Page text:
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  1. #1
    yousrati is offline Junior Member
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    Default Pass or Spend ?!

    Hello,

    Could you please correct me?!

    I was speaking with my friend and I asked her: How do you pass your day?

    She corrected me and said: we don’t say “pass” but we say “spend a day”.

    So which one is correct?? Or can we use both of them?!

    Thanks.

  2. #2
    Vidor is offline Member
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    Default not a teacher

    You spend a day, but you can either pass or spend time.

  3. #3
    yousrati is offline Junior Member
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    Default Re: Pass or Spend ?!

    Thank you for the clarification.

  4. #4
    JMurray is offline Key Member
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    Default Re: Pass or Spend ?!

    I do hear "pass the day" occasionally and COCA has a few examples which are just as I sometimes hear it.

    If there is any difference it's when the sense of "allowing the day to go by" is meant.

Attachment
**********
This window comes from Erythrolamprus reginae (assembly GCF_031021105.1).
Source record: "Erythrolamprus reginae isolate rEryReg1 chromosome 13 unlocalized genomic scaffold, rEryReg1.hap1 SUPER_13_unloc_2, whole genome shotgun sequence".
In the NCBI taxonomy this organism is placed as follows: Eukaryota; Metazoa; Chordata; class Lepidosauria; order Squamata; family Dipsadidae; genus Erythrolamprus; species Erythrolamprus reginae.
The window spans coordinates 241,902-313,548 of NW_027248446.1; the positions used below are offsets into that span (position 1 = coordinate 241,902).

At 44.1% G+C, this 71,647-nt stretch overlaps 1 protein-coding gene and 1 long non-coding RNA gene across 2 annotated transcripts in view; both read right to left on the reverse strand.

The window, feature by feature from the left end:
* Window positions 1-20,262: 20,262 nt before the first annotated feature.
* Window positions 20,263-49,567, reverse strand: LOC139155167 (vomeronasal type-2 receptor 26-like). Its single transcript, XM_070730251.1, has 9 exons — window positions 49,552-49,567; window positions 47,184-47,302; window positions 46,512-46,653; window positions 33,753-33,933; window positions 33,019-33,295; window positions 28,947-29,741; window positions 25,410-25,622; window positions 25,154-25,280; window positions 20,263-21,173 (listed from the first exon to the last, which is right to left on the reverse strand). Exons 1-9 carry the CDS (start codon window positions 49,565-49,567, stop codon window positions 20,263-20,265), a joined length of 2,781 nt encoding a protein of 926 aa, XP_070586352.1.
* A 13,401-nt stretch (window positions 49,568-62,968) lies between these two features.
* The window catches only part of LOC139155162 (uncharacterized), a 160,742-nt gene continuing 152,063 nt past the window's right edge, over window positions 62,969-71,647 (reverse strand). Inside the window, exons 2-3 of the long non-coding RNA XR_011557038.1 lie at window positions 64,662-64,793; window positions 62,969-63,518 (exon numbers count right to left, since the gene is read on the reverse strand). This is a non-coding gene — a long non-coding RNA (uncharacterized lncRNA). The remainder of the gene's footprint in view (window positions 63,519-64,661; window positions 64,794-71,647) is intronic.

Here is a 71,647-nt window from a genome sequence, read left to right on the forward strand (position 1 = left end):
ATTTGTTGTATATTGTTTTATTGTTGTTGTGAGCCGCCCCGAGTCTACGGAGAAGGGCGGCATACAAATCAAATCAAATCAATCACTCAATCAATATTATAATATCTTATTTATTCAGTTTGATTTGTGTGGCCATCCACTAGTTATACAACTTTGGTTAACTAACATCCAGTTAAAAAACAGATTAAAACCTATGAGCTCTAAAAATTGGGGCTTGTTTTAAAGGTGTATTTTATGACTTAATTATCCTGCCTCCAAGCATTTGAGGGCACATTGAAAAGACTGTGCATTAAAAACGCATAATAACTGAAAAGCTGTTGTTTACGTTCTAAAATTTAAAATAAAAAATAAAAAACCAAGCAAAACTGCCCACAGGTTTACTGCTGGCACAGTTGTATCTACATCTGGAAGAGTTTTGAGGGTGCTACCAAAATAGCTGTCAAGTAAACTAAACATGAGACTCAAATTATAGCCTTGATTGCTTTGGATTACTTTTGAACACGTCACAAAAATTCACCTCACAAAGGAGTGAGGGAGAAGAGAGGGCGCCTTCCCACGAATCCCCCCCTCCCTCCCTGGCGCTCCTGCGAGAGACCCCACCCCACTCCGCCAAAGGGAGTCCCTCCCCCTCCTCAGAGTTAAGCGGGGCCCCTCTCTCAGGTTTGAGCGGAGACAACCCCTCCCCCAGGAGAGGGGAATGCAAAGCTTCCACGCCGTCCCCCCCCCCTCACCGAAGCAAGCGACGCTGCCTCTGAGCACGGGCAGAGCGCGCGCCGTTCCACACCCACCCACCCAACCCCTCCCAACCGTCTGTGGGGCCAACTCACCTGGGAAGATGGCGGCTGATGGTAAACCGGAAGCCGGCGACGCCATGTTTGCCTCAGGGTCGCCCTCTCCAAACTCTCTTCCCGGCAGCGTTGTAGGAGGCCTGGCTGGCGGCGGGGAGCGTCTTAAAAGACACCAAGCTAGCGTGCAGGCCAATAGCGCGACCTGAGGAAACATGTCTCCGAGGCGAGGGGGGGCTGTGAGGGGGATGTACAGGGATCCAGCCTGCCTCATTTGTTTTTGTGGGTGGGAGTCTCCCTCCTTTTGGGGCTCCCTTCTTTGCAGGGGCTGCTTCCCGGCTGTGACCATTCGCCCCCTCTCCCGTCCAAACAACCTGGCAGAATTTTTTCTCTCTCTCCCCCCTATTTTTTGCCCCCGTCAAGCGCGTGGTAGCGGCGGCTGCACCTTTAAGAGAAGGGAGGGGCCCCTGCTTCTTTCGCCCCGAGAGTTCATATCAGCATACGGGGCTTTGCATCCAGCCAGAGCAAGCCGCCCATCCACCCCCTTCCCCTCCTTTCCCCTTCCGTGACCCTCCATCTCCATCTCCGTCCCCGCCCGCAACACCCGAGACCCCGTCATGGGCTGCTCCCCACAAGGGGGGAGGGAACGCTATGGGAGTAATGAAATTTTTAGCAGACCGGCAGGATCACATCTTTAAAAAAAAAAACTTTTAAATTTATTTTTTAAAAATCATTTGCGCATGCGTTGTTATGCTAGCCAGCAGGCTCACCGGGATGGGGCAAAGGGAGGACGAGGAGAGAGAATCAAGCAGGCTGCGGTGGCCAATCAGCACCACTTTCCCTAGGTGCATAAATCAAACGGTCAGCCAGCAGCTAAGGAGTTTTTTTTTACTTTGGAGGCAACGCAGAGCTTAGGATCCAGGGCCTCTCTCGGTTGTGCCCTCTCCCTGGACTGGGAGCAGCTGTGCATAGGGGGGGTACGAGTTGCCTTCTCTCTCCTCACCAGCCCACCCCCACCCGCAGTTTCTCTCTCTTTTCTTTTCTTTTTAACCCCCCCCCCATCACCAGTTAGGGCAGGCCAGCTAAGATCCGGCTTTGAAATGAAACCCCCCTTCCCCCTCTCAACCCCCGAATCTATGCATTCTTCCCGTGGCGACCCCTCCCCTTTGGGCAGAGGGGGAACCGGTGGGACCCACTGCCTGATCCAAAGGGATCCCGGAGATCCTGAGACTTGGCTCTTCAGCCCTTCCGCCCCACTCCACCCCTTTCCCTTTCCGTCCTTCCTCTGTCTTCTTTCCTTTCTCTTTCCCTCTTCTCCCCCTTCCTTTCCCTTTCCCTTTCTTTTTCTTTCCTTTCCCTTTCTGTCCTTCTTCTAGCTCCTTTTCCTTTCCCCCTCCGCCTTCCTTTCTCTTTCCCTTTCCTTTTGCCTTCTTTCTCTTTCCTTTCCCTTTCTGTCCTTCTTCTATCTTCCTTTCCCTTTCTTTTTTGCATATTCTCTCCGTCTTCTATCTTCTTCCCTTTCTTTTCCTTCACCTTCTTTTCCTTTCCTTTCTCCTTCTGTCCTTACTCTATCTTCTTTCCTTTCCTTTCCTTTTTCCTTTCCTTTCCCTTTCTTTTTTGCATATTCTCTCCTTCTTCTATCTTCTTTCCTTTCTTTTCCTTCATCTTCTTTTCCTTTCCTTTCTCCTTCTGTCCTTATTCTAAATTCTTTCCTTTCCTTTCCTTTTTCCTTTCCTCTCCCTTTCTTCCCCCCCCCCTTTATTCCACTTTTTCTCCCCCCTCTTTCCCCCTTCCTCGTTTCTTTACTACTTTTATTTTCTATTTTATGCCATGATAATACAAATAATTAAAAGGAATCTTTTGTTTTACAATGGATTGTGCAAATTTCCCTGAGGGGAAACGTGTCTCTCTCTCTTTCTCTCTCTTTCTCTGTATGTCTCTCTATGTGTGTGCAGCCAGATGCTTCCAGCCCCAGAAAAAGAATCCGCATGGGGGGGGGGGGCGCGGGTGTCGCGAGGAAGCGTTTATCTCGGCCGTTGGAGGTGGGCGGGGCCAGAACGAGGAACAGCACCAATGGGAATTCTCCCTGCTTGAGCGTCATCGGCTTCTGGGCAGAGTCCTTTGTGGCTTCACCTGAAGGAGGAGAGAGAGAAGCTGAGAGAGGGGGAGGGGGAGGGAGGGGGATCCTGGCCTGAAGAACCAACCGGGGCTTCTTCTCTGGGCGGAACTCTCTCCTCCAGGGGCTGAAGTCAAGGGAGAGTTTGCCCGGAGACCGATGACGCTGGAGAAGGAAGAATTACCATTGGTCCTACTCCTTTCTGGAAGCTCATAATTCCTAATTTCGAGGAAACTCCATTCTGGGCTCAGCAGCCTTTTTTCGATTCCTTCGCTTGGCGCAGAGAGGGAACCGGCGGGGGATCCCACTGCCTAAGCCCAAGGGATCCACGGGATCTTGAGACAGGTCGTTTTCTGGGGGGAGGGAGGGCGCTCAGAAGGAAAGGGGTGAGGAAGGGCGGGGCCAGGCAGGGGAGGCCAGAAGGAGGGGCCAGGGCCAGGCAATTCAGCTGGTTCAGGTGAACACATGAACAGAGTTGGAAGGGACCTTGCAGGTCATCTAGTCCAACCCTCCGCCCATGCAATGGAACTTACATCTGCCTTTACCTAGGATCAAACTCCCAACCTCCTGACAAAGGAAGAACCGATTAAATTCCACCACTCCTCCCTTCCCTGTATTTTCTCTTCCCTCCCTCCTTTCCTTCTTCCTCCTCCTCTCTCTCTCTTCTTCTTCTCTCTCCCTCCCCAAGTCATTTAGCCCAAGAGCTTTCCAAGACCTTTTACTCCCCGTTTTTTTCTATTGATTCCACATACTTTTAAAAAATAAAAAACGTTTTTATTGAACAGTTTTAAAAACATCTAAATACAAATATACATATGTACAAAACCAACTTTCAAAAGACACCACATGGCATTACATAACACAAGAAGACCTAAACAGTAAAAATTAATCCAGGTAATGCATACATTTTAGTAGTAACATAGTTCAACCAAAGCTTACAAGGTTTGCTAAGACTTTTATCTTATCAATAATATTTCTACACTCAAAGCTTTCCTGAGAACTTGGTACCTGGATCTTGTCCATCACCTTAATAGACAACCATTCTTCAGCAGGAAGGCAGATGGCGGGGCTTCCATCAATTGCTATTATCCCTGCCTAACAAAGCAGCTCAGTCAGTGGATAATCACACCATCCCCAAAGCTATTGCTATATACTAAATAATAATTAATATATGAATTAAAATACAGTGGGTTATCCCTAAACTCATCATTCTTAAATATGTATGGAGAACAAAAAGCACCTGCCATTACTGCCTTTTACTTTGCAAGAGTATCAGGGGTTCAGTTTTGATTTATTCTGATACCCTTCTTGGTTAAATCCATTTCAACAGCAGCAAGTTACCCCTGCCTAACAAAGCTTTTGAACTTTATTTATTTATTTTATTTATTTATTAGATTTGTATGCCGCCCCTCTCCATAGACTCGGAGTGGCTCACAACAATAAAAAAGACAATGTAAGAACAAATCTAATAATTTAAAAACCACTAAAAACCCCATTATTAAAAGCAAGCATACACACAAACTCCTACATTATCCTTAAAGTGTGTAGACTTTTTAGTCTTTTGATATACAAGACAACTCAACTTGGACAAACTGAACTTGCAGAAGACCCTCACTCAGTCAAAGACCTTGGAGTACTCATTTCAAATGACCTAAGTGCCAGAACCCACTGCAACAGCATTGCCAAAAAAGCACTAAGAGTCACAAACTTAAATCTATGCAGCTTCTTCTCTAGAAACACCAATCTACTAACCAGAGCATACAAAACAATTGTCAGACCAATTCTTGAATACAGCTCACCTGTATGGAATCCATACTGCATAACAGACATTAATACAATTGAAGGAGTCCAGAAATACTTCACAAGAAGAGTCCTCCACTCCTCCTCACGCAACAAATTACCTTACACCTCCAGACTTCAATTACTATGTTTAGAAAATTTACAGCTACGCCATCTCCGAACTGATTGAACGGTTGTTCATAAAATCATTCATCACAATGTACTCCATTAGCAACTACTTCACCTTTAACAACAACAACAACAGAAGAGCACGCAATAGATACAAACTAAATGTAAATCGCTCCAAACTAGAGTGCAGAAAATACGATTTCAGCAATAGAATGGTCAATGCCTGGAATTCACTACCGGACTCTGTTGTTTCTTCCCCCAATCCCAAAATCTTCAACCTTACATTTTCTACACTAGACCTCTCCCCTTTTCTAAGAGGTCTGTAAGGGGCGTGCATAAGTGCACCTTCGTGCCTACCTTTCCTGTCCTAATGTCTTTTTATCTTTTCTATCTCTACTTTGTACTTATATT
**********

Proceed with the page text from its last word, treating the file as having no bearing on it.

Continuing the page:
"He likes to sit out on the porch to pass the day"
    "He is close to his parents and can't pass a day without calling them".

  5. #5
    SanMar's Avatar
    SanMar is offline Senior Member
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    Default Re: Pass or Spend ?!

    Quote Originally Posted by jerrylee View Post
    "Pass your day" seems negative, more like suffering a day
    "Spend your day" is a common expression about how a person uses his time a day, his routine, his relaxation...

    The negative or positive meaning is really based on the situation or example used. For example:
    I spent my most of my day stuck in traffic and being yelled at.

    Pass the day, or pass the time is only negative or positive depending on what you did.

    I do however agree that spend your day is more common as is pass your time, at least here in Canada.


    Not a teacher.
    :)
    Last edited by SanMar; 30-May-2011 at 04:57. Reason: forgot "on"

  6. #6
    cawatawa is offline Newbie
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    Default Re: Pass or Spend ?!

    Pass is similar to some extent to the phrasal verb "while away"

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